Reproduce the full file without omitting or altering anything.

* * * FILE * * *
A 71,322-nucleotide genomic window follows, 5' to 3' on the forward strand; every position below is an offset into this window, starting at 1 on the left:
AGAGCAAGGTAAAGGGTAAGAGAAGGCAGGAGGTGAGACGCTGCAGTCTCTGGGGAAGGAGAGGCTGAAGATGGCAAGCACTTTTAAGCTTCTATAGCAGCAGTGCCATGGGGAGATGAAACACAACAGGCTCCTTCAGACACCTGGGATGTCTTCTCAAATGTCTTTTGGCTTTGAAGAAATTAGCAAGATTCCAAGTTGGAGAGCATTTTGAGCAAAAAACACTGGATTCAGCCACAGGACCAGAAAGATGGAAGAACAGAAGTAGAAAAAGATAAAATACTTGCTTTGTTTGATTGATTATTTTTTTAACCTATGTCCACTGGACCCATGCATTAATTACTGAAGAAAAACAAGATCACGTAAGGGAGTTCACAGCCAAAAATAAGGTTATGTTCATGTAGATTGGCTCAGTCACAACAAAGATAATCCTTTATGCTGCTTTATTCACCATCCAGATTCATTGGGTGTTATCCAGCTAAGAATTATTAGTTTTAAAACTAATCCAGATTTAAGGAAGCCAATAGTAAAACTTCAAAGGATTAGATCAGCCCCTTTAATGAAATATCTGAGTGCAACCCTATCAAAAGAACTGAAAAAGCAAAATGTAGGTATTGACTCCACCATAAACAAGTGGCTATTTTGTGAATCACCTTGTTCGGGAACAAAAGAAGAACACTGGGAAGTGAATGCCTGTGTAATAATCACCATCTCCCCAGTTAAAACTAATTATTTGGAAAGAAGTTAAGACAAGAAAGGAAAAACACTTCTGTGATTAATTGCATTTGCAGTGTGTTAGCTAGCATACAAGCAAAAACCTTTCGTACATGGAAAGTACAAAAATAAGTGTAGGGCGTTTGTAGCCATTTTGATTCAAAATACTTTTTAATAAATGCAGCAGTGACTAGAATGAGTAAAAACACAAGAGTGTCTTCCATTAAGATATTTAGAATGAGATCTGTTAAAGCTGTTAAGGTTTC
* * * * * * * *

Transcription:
A 71,322-nucleotide genomic window follows, 5' to 3' on the forward strand; every position below is an offset into this window, starting at 1 on the left:
AGAGCAAGGTAAAGGGTAAGAGAAGGCAGGAGGTGAGACGCTGCAGTCTCTGGGGAAGGAGAGGCTGAAGATGGCAAGCACTTTTAAGCTTCTATAGCAGCAGTGCCATGGGGAGATGAAACACAACAGGCTCCTTCAGACACCTGGGATGTCTTCTCAAATGTCTTTTGGCTTTGAAGAAATTAGCAAGATTCCAAGTTGGAGAGCATTTTGAGCAAAAAACACTGGATTCAGCCACAGGACCAGAAAGATGGAAGAACAGAAGTAGAAAAAGATAAAATACTTGCTTTGTTTGATTGATTATTTTTTTAACCTATGTCCACTGGACCCATGCATTAATTACTGAAGAAAAACAAGATCACGTAAGGGAGTTCACAGCCAAAAATAAGGTTATGTTCATGTAGATTGGCTCAGTCACAACAAAGATAATCCTTTATGCTGCTTTATTCACCATCCAGATTCATTGGGTGTTATCCAGCTAAGAATTATTAGTTTTAAAACTAATCCAGATTTAAGGAAGCCAATAGTAAAACTTCAAAGGATTAGATCAGCCCCTTTAATGAAATATCTGAGTGCAACCCTATCAAAAGAACTGAAAAAGCAAAATGTAGGTATTGACTCCACCATAAACAAGTGGCTATTTTGTGAATCACCTTGTTCGGGAACAAAAGAAGAACACTGGGAAGTGAATGCCTGTGTAATAATCACCATCTCCCCAGTTAAAACTAATTATTTGGAAAGAAGTTAAGACAAGAAAGGAAAAACACTTCTGTGATTAATTGCATTTGCAGTGTGTTAGCTAGCATACAAGCAAAAACCTTTCGTACATGGAAAGTACAAAAATAAGTGTAGGGCGTTTGTAGCCATTTTGATTCAAAATACTTTTTAATAAATGCAGCAGTGACTAGAATGAGTAAAAACACAAGAGTGTCTTCCATTAAGATATTTAGAATGAGATCTGTTAAAGCTGTTAAGGTTTC